Yesterday I received a call from a friend – a truly brilliant person who takes great responsibility for everything in her life. She researches nutrition and eats only healthy foods, exercises regularly, works hard and studies to increase her value to the clients she sees at work, and seriously considers her actions in nearly every circumstance. She had just seen a new physician, who had noted an elevated laboratory value and wanted her to start a new medication. After extensive research of the medical literature, she came to the conclusion that the benefits of taking the medication weren’t established in people like her and that there were considerable side effects. When she explained this to the physician, he countered with, “well, I won’t label you as a bad patient yet.”
My immediate reaction was that she should have stood up and left the room. After all, he was being arrogant, dismissive, insecure, and clearly didn’t want to engage in a collaborative relationship.
As healthcare providers, we know a lot. We attend school, training programs, ongoing CME, meetings, read continuously, and communicate with our colleagues in order to stay abreast of the newest developments and obtain other perspectives on our difficult cases. We work hard to know what we know. But if we’re honest with ourselves, we will admit that there’s probably more that we don’t know. Consider some of the things you were taught during your training that are now known to be false. How much of what we now believe is true will be proven wrong in the future? So why do we hold onto this illusion that we know – and are supposed to know – everything?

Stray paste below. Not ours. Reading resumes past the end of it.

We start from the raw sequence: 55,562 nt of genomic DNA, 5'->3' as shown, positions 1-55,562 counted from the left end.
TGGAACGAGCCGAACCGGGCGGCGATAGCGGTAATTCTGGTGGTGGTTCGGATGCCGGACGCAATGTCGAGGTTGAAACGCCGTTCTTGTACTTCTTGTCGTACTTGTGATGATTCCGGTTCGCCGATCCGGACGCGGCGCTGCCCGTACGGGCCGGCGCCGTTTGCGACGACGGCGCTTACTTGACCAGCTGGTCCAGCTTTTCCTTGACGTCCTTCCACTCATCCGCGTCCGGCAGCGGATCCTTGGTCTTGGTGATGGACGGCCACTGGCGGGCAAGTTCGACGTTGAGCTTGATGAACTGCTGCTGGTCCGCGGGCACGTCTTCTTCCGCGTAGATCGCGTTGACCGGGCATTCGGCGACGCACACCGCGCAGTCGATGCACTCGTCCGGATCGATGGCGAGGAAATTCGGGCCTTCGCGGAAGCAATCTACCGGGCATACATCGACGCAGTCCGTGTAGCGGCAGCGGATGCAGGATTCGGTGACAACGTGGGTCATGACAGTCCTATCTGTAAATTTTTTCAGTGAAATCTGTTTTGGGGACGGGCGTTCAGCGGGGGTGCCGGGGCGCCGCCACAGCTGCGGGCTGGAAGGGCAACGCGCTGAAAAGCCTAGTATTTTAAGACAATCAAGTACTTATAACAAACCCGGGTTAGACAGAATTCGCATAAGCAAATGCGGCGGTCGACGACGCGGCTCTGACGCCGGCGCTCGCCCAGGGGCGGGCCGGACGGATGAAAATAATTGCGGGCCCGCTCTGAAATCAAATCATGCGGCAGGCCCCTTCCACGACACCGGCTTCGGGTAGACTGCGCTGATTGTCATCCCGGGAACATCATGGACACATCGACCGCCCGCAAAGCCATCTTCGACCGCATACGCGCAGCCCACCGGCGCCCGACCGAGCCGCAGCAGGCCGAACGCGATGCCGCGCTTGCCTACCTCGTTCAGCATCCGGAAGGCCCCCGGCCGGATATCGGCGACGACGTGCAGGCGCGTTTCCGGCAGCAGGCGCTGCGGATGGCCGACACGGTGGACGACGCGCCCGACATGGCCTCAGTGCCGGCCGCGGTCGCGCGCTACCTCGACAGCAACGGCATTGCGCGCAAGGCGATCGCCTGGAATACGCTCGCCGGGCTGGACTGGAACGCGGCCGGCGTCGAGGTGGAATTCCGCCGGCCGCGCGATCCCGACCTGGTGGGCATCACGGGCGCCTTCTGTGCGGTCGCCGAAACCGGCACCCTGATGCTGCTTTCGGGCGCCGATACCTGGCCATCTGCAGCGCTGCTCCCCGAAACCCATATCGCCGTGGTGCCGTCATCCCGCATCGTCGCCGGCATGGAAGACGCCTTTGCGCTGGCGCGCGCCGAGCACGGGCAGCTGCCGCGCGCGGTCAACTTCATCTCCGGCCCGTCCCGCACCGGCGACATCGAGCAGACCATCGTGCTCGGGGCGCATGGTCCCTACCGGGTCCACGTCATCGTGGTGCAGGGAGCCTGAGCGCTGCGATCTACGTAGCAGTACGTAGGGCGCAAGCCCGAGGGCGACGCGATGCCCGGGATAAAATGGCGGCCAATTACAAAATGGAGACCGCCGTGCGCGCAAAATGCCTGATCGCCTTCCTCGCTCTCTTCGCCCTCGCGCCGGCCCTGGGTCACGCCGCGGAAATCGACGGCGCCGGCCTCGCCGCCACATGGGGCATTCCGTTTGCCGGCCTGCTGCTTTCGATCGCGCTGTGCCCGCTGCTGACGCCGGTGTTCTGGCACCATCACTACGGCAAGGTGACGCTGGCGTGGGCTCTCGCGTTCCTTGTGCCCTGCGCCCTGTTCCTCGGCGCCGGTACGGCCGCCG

When a person’s life or health is at stake, it’s certainly comforting to have a sense of certainty that what we are doing is the best option – that it will work. But do we actually know that for any given patient? Patients often get better – or worse – in spite of what we do. We can perform the same procedure or give the same medication to two different patients and they each have a different response.
Patients generally are very understanding of healthcare providers who explain that they are unsure – that the precise answer is unknown. I often tell my patients that I want to cringe when I think of what we used to do in treating our patients’ vein disease. At the time, we thought it was a good idea, but we later found out it didn’t work as well as we had hoped. I follow by saying that I hope that in another 20 years we’ll look back on what we’re doing now in the same way, because that means that we’re continuing to make progress. Consistently, I watch them smile – they get the fact that medicine is an inexact science that is continually evolving. They are happy to reap the benefit of the advances that have been made thus far.
How different would the interaction between my friend and her new doctor have been if he had welcomed her interest in her own health? He might have learned something valuable from the literature she had reviewed. He might have gained an understanding of what she values in her life, allowing him to be a more effective physician. He might have questioned his own knowledge and belief in order to either strengthen his commitment to the plan or develop an even better one. He certainly would have earned her trust – and that is something that is absolutely crucial in the doctor-patient relationship.
How many gifts did he throw away by not countering with something along the lines of, “You seem to be very committed to your own health. What a great patient you are!”